This broadclub cuttlefish is using its chromatic pulses to hypnotize a crab. It has its two outer arms positioned in what is called a “branched coral” pose.

     The functions of chromatic pulse displays like the passing cloud are not as obvious in other contexts. The extraordinarily cute and adorably named flamboyant cuttlefish (Metasepia pfefferi) will pass waves over its body in as simple a situation as sauntering over an open mudflat. There is a possibility that, along with its bright colors, this could serve as a warning to potential predators. Cephalopod expert Mark Norman has found that the flesh of this little cuttlefish is incredibly toxic. However, this is only anecdotally recorded in the NOVA special Kings of Camouflage and there has been no scientific study published yet that analyzes the toxins. Toxic or not, the flamboyant cuttlefish uses it’s chromatophores to send a message, supporting the potential communication function of pulse displays.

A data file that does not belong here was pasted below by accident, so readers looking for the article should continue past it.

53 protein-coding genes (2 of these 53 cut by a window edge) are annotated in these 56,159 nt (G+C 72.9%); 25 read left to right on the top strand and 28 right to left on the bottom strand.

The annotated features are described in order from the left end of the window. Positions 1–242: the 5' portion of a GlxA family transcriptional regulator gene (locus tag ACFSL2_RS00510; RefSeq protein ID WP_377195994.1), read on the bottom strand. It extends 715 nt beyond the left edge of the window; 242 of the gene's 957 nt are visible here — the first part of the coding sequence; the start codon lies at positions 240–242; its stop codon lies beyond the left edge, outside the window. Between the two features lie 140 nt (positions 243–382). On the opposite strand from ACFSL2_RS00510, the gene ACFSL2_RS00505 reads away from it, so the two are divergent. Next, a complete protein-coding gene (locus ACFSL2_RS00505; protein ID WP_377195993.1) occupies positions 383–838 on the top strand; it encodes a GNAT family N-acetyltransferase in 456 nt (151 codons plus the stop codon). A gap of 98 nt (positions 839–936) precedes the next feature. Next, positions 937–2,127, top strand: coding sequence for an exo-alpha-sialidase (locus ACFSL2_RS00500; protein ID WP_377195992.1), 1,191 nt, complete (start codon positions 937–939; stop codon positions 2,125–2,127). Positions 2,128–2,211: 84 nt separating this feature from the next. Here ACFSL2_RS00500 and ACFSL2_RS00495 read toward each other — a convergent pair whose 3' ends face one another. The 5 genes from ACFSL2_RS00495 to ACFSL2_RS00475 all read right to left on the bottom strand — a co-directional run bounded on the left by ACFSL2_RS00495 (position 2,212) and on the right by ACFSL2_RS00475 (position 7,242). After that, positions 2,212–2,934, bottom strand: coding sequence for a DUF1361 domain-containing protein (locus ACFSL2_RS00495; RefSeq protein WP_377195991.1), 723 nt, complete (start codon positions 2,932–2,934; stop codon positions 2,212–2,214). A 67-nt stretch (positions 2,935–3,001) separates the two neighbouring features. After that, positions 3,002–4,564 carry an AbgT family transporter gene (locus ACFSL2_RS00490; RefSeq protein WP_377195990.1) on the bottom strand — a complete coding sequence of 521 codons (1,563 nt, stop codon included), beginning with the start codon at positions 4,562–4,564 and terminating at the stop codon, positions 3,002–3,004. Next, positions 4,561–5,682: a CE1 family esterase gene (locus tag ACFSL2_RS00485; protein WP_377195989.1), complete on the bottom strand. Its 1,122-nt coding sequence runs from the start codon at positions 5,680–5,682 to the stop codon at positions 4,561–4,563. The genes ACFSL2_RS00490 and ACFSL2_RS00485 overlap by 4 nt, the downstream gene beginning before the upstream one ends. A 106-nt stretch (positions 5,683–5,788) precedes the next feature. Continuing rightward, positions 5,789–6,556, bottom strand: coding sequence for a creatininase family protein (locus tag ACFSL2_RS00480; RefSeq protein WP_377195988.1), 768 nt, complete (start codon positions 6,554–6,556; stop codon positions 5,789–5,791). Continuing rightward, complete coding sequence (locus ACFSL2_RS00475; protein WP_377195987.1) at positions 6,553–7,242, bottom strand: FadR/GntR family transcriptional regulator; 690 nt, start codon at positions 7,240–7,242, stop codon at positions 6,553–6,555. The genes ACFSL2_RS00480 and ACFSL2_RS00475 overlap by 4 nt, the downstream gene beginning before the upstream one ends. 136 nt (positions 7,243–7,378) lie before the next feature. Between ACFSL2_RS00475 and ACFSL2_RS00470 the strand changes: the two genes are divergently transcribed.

This tiny flamboyant cuttlefish is too cute as it walks around strutting its stuff. Could it be saying “Don’t eat me, I’m toxic!”?